How Supporting Rap Duo Run the Jewels Supports Comic Book and Street Art Culture

While in contrast to Hip Hop’s legendary Supervillain, MF DOOM, Killer Mike and El-P have acted as music’s superheroes for the past two years. With their critically acclaimed sophomore album Run the Jewels 2, the duo captivated listeners with completely ridiculous, great, and yet sometimes heart wrenching verses. For example, on the track “Close Your Eyes (And Count To Fuck) ft Zack De La Rocha”, Killer Mike tells a story of a prison mob waterboarding the warden and that his rhymes are equal to The Anarchist’s Cookbook. While on “Crown”, El-P discusses the hypocrisy of joining the American military/police force, and Mike regretfully confesses his selling of crack to a pregnant women years ago. Run the Jewels 2 ranked as the #1 Hip Hop album of the year 2014 for Pitchfork, Rolling Stone,, and Spin with a slew of many other top five rankings for other magazines and was a finalist for NME’s AOTY Award.

But what do they have to do with art and comic book culture? Well, because of Marvel’s editor-in-chief, Axel Alonso, a whole lot. Run the Jewels, with the help of the growing “Tag the Jewels” movement, struck a deal with Marvel earlier this year to be featured on Howard the Duck #2 and Deadpool #45. Since these two books hit the market only a few months ago, they have hit prices well over one-hundred dollars on the internet.

In an interview with Rolling Stone, Axel Alonso describes an instance where his son caught a touchdown pass in a football game, “He caught a touchdown pass that won the game. And on the sidelines, he took off his glove and pointed at it and his friends were going ‘Run them jewels fast.’” He would go on to describe the RTJ logo as a “Vibrant, icon image” that “Marvel could weigh in on and have some fun with.”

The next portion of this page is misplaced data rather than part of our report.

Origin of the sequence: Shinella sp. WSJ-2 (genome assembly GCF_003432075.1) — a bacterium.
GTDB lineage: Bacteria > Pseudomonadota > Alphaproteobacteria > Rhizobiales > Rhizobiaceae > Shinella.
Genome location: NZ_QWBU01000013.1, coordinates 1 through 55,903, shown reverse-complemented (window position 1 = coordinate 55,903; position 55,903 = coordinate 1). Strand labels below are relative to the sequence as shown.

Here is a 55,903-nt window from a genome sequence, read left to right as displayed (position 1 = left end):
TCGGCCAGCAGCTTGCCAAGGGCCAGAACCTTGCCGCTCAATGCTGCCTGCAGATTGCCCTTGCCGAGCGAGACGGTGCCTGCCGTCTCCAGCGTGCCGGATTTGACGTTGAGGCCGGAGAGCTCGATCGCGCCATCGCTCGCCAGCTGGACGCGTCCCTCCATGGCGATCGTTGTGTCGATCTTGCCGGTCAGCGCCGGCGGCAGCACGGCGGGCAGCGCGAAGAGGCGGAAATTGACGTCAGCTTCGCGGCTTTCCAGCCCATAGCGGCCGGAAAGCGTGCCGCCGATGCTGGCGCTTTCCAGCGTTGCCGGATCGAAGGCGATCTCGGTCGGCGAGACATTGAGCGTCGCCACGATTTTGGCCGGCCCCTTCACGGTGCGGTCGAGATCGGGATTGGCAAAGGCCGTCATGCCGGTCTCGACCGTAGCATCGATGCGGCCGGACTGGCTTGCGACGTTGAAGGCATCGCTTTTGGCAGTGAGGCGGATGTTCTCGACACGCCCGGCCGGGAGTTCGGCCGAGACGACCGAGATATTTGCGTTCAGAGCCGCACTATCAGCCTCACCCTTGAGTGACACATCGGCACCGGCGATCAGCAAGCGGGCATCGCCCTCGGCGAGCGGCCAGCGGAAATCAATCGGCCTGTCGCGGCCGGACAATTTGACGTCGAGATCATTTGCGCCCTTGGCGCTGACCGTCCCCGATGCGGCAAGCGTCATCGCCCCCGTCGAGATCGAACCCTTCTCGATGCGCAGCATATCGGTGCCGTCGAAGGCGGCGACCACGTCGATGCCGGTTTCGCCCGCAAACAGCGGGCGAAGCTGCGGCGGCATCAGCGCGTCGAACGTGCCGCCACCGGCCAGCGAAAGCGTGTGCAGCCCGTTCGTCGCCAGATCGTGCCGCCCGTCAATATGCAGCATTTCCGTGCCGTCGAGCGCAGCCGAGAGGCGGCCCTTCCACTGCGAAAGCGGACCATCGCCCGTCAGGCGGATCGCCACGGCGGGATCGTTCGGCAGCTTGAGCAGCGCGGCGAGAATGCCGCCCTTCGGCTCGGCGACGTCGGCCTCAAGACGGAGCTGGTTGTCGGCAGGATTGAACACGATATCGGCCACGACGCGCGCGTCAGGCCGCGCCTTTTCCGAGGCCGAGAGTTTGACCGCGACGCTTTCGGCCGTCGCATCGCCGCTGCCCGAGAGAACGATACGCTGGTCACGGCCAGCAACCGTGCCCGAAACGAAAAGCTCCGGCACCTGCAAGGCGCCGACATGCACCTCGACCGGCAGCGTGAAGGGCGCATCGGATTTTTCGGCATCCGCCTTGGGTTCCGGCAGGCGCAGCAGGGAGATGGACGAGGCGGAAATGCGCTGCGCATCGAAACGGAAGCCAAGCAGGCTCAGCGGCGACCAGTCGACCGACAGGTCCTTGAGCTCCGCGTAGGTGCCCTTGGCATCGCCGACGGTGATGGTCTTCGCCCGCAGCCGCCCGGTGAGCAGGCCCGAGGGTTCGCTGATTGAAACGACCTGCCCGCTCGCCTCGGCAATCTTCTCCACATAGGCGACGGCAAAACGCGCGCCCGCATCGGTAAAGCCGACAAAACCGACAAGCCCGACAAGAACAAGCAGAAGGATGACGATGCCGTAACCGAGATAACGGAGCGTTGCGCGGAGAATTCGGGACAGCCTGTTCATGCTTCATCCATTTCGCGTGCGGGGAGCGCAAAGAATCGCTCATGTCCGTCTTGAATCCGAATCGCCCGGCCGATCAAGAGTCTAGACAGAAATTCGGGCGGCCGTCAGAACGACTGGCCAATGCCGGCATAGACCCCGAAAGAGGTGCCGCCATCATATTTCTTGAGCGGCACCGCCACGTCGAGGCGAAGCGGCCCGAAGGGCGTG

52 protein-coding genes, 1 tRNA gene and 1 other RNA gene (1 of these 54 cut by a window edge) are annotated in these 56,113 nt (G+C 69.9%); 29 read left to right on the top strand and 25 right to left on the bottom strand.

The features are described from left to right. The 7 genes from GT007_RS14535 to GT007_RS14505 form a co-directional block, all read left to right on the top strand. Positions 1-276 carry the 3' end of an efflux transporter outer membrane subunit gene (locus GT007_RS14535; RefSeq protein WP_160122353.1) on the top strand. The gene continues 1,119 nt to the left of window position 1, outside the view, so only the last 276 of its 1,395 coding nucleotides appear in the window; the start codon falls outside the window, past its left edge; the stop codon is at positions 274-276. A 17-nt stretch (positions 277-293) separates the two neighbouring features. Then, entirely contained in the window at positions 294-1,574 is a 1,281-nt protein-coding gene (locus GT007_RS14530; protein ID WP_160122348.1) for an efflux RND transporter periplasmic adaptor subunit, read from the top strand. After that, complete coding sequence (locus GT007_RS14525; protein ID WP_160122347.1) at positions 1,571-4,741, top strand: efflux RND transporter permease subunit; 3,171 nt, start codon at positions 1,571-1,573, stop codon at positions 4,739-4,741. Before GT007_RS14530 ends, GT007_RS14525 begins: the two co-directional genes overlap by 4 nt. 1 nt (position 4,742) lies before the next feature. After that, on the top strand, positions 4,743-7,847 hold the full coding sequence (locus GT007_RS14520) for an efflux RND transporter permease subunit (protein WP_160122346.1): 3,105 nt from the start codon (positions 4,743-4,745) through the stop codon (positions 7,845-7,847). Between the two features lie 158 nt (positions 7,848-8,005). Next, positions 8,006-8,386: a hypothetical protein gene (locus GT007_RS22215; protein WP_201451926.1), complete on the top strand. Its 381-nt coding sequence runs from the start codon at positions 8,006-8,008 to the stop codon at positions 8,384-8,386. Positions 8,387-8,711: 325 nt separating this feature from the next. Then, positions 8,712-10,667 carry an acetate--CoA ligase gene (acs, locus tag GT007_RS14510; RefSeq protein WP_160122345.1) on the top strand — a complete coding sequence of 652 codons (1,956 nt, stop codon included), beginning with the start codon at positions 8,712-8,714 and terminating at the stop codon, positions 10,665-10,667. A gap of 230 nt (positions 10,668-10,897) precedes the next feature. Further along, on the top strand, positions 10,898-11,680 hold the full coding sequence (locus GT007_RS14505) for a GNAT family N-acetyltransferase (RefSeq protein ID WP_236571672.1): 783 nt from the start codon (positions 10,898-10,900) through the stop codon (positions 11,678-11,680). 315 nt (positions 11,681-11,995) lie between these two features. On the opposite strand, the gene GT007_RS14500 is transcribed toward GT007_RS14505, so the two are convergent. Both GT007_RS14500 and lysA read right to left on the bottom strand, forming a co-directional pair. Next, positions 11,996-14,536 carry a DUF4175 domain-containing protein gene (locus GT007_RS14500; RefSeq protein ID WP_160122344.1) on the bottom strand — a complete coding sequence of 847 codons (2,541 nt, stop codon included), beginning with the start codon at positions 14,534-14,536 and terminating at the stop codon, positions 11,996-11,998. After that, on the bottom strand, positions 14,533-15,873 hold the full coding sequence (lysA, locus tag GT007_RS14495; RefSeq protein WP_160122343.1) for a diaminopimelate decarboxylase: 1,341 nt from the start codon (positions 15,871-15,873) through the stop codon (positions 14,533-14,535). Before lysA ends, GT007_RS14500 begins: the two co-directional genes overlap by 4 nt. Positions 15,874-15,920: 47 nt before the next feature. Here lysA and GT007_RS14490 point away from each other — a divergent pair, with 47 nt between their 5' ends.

Run the Jewels sonically is a powerful, brash, and totally badass music group. Listeners bang their heads back in forth to El-P’s masterfully crafted production and Killer Mike’s booming vocals that symbolize everything that superheroes and comic books are. These two nearly forty-year-old artists have captured the ears and hearts of young rap and art fans around the world; and do so with such humility that they give their albums away for free.

If you haven’t given Run the Jewels a listen, this writer highly recommends it (especially with the volume cranked to the max). Supporting them is to support the “Tag the Jewels” street art movement and music/comic book collaborations. This writer leaves you with one last point in attempt to convince you readers of Run the Jewels’s complete awesomeness—in mid to late 2015, Run the Jewels will be releasing Meow the Jewels, which is RTJ2 remixed with only cat sounds as its beats—this is a fan funded project that has the one of the greatest cast of producers of all time on board (Dan the Automator, Alchemist, Skywlkr, Just Blaze, and more). Supporting RTJ may even be to support, not just comics and art, but everything awesome in the world.

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Dom Fonce is an English Lit Major at Youngstown State University in Ohio. He is on the editorial staff for Jenny Magazine and Penguin Review, as well as a member of the SLAA (Student Literary Arts Association) of YSU. He particularly loves science fiction and graphic novels. He aspires to be the next Frank Miller or Alan Moore.

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  1. Great article. I’m going to see them in July, can’t wait.

  2. Randomly stumbled upon them a few years back at music festival, was one of the best acts I saw that day, followed the group ever since. Nice job.

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